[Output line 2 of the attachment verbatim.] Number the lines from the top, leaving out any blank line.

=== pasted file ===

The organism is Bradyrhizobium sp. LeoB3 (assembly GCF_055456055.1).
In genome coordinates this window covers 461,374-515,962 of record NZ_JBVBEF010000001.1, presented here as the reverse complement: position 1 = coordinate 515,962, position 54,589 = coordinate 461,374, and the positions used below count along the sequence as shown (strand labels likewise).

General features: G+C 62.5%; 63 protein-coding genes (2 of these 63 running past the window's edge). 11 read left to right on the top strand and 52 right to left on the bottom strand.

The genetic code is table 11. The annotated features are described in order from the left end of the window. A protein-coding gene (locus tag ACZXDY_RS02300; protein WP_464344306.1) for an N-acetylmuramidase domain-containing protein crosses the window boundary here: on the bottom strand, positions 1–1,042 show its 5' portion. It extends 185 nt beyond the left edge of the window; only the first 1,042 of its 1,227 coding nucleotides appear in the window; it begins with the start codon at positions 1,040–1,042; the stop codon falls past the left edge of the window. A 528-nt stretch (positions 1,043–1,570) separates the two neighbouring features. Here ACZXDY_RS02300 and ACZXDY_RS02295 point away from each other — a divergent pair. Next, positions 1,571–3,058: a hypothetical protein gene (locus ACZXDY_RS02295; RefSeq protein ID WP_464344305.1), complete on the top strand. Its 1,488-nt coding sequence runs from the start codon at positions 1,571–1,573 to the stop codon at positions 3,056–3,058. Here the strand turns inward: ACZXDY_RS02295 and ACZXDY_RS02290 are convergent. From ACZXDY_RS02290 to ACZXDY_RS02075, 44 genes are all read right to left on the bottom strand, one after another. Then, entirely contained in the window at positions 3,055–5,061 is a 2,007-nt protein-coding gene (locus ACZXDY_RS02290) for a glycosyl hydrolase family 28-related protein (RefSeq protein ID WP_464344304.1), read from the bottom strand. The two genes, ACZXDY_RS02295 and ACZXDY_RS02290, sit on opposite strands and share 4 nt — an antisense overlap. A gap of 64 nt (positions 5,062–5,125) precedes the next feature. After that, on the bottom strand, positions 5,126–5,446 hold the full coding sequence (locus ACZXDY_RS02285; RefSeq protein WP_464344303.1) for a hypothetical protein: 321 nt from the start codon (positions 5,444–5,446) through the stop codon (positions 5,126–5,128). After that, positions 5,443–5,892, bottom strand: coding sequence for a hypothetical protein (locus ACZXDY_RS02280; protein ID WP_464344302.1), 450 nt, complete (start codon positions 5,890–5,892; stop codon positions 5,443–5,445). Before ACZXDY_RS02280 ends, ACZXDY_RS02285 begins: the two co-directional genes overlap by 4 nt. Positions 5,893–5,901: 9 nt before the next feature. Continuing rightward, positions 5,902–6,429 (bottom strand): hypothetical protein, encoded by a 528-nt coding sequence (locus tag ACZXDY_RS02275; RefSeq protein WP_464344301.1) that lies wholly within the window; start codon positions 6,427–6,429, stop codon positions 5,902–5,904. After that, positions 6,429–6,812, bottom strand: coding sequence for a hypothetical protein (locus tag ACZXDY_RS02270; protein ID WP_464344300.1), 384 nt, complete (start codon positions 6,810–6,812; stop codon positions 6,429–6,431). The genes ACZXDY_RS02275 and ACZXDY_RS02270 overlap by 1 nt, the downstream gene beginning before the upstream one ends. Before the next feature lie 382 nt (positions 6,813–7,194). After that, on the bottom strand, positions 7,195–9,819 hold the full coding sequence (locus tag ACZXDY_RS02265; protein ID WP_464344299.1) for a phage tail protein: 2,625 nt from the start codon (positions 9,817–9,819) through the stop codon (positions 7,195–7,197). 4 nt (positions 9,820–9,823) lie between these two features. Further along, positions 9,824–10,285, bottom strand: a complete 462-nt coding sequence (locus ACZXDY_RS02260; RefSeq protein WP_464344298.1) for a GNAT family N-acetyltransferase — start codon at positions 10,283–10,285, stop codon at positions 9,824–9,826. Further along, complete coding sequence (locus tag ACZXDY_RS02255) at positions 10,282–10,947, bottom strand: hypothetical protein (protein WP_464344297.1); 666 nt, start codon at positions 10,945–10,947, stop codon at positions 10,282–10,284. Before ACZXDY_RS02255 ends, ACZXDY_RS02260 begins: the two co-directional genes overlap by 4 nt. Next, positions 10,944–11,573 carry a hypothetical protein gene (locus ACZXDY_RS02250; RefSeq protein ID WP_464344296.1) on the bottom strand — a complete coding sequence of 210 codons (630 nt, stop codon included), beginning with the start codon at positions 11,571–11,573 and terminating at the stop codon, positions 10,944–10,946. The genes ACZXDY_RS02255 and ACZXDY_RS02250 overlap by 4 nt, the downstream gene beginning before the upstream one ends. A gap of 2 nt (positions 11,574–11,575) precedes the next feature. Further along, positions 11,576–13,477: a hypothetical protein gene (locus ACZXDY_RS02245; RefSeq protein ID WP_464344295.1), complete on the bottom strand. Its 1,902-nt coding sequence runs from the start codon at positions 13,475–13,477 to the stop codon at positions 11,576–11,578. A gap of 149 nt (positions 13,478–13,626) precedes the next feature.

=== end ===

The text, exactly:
In genome coordinates this window covers 461,374-515,962 of record NZ_JBVBEF010000001.1, presented here as the reverse complement: position 1 = coordinate 515,962, position 54,589 = coordinate 461,374, and the positions used below count along the sequence as shown (strand labels likewise).